The small and scaly pangolin has been given extra protection to save it from extinction.
They have been pushed close to extinction by poaching for their meat and their scales, which are used in traditional Chinese medicine.
Some people in China and Vietnam believe pangolin scales can cure certain diseases, but there is no evidence to support this.
The slow moving creatures live in Asia and Africa, and are nocturnal.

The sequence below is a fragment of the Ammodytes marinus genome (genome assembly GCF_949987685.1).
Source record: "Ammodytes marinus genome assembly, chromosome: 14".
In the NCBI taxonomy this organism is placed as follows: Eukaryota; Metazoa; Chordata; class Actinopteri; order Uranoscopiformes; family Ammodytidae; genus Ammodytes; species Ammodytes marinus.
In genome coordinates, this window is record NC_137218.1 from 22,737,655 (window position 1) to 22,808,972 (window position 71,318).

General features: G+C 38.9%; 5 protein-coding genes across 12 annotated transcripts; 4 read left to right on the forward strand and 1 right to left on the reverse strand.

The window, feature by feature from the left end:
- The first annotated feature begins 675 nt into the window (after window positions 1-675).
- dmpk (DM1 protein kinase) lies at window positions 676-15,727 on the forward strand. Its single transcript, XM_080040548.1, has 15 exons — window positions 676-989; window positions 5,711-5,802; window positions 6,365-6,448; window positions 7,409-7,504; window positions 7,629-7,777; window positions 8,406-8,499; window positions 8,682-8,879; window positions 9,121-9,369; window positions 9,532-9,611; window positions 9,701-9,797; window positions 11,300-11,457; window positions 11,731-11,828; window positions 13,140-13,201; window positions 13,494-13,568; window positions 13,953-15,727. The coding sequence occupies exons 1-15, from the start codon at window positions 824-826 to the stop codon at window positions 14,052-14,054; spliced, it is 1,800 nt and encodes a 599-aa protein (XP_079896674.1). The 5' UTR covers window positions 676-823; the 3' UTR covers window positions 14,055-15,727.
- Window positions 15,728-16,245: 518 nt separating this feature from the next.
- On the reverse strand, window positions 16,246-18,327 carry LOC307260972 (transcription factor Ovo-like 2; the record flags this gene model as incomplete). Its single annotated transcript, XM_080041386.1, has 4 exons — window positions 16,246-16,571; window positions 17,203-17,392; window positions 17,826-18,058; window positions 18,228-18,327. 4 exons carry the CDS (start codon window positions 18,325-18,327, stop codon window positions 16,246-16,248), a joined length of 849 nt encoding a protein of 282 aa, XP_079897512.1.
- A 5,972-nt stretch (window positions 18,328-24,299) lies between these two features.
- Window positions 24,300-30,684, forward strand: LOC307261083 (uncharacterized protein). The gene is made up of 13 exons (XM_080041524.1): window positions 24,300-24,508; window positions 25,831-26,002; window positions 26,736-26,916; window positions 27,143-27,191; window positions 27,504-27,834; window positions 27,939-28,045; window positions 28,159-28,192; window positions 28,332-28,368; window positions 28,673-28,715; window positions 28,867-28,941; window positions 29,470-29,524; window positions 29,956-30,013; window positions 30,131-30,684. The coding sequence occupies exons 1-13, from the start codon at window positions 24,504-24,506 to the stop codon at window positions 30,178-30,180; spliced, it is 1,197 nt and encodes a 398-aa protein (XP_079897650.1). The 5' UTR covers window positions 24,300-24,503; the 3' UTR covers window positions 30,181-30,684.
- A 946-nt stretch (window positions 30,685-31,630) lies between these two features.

That means they come out at night to look for food and sleep in the day.
The new rules were agreed at the Cites meeting, an annual conference that tries to make sure that the trade of animals and plants around the world doesn't threaten their survival.
The 2016 Cites meeting in Johannesburg, in South Africa, has agreed to ban the trade of all pangolin anywhere on the planet.
Ginette Hemley from the World Wide Fund for Nature said the new protection was "a huge win and rare piece of good news for some of the world's most trafficked and endangered animals".